see also Cox v. Beneficial Kansas, Inc., No. 04-4128-JAR, 2005 WL 627974, at *3 (D. Kan.
Mar. 9, 2005). Section 1681h(e) governs information provided before the furnisher received
notice of a dispute, while § 1681t(b)(1)(F) governs information provided after receiving such
notice. Aklagi 196 F. Supp.2d at 1195; see also Purcell v. Bank of Am., 659 F.3d 622, 625 (7th
Cir. 2011) (discussing various interpretations of the FCRA’s preemption provisions).
Plaintiff’s state law negligence and defamation claims are not viable if the claims they
assert rely on information provided by defendant to CRAs after notice of a dispute.
Section 1681t(b)(1)(F) provides, “[N]o requirement of prohibition may be imposed under the
laws of any State— . . . with respect to any subject matter regulated under . . . section 1681s–2
of this title, relating to the responsibilities of persons who furnish information to consumer
reporting agencies . . . .” (emphasis added). So, “any claim predicated on [defendant] furnishing
inaccurate information to a consumer reporting agency after receiving notice of [plaintiff’s]
dispute is completely preempted by § 1681t(b)(1)(F).” Aklagi 196 F. Supp.2d at 1195.
Plaintiff’s defamation claim also cites 42 U.S.C. § 1983. Doc. 16 at 13. If plaintiff meant to
assert a federal claim under § 1983 in addition to a state law defamation claim, that legal theory fails to
state a claim upon which relief can be granted. Plaintiff’s Amended Complaint alleges no facts showing
that defendant is a state actor who one can hold liable under section 1983. This is an essential
requirement of a § 1983 claim. See Scott v. Hern, 216 F.3d 897, 906 (10th Cir. 2000).
Plaintiff’s state law claims might be viable if plaintiff had alleged that defendant
furnished inaccurate information to a CRA before receiving notice of the dispute. Section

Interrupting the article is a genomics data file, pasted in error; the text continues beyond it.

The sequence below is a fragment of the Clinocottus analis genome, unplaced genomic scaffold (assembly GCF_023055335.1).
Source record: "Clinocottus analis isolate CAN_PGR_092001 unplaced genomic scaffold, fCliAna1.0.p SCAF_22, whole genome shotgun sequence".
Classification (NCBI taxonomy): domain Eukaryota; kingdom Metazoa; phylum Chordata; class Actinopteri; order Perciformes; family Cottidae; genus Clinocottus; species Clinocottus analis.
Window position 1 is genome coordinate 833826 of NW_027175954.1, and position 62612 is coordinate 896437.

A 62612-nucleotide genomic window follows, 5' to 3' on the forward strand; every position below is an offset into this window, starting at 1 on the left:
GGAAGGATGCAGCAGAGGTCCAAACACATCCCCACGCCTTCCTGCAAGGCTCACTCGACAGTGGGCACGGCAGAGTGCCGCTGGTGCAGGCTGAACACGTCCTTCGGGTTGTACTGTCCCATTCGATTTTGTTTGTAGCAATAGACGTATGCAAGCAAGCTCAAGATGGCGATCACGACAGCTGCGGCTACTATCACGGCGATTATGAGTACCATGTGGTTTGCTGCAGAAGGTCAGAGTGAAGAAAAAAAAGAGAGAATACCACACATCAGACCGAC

1681h(e) provides that “no consumer may bring any action or proceeding in the nature of
defamation, invasion of privacy, or negligence with respect to the reporting of information
against. . . any person who furnished information to a consumer reporting agency . . . except . . .
false information furnished with malice or willful intent to injure each consumer.” In short,
§ 1681h(e) provides furnishers with qualified immunity against state-law claims provided the
information given to the CRA was not furnished with a malicious or willful intent to hurt the
consumer. Id. But plaintiff never alleges any facts capable of supporting a finding that
defendant acted maliciously or willfully, meaning that the FCRA preempts plaintiff’s state law
negligence and defamation claims. The court thus grants defendant’s motion to dismiss
plaintiff’s state law claims without prejudice. See Pinson, 316 F. App’x at 751 (finding the
FCRA preempted plaintiff’s state law claims and granting defendant’s motion to dismiss).
For reasons discussed above, the court grants defendant’s Motion to Dismiss (Doc. 17).
Even under the liberal construction standard applied to plaintiff as a pro se litigant, plaintiff fails
to state plausible claims in his Amended Complaint. This is so even though the court gave him
notice of the requisite pleading standards in its Order Granting Defendant’s Motion for More
Definite Statement. Doc. 14. Since plaintiff already had the opportunity to amend his complaint
once, the court declines to permit another opportunity. It dismisses plaintiff’s claims but without
prejudice to refiling.
IT IS THEREFORE ORDERED BY THE COURT THAT defendant First Premier
Bank’s Motion to Dismiss plaintiff’s Amended Complaint (Doc. 17) is granted under Rule
12(b)(6). Plaintiff’s claims against First Premier Bank are dismissed without prejudice.
IT IS SO ORDERED.
Dated this 29th day of June, 2017, at Topeka, Kansas.
s/ Daniel D. Crabtree
Daniel D. Crabtree
United States District Judge